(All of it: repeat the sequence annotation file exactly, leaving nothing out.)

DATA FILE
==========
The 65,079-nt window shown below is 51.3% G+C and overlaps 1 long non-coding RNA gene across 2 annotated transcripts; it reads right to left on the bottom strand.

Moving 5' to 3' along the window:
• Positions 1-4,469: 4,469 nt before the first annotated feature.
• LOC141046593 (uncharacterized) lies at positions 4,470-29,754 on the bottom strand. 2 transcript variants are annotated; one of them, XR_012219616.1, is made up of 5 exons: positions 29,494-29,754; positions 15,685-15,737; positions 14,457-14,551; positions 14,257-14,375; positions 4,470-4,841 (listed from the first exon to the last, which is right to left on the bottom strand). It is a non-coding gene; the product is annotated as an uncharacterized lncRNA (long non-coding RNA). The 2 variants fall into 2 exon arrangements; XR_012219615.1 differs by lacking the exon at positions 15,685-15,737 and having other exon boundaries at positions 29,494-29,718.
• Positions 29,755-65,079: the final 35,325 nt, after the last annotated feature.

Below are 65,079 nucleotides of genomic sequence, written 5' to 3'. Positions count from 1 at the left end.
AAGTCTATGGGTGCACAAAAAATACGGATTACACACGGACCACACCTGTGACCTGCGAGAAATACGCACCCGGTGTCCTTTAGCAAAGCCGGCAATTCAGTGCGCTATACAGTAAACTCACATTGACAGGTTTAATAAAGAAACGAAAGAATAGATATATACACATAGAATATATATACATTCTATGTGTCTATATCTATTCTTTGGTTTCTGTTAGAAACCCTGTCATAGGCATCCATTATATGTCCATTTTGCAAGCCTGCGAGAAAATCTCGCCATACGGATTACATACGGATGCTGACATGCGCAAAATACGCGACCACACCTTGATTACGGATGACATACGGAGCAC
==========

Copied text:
The 65,079-nt window shown below is 51.3% G+C and overlaps 1 long non-coding RNA gene across 2 annotated transcripts; it reads right to left on the bottom strand.

Moving 5' to 3' along the window:
• Positions 1-4,469: 4,469 nt before the first annotated feature.
• LOC141046593 (uncharacterized) lies at positions 4,470-29,754 on the bottom strand. 2 transcript variants are annotated; one of them, XR_012219616.1, is made up of 5 exons: positions 29,494-29,754; positions 15,685-15,737; positions 14,457-14,551; positions 14,257-14,375; positions 4,470-4,841 (listed from the first exon to the last, which is right to left on the bottom strand). It is a non-coding gene; the product is annotated as an uncharacterized lncRNA (long non-coding RNA). The 2 variants fall into 2 exon arrangements; XR_012219615.1 differs by lacking the exon at positions 15,685-15,737 and having other exon boundaries at positions 29,494-29,718.
• Positions 29,755-65,079: the final 35,325 nt, after the last annotated feature.

Below are 65,079 nucleotides of genomic sequence, written 5' to 3'. Positions count from 1 at the left end.
AAGTCTATGGGTGCACAAAAAATACGGATTACACACGGACCACACCTGTGACCTGCGAGAAATACGCACCCGGTGTCCTTTAGCAAAGCCGGCAATTCAGTGCGCTATACAGTAAACTCACATTGACAGGTTTAATAAAGAAACGAAAGAATAGATATATACACATAGAATATATATACATTCTATGTGTCTATATCTATTCTTTGGTTTCTGTTAGAAACCCTGTCATAGGCATCCATTATATGTCCATTTTGCAAGCCTGCGAGAAAATCTCGCCATACGGATTACATACGGATGCTGACATGCGCAAAATACGCGACCACACCTTGATTACGGATGACATACGGAGCAC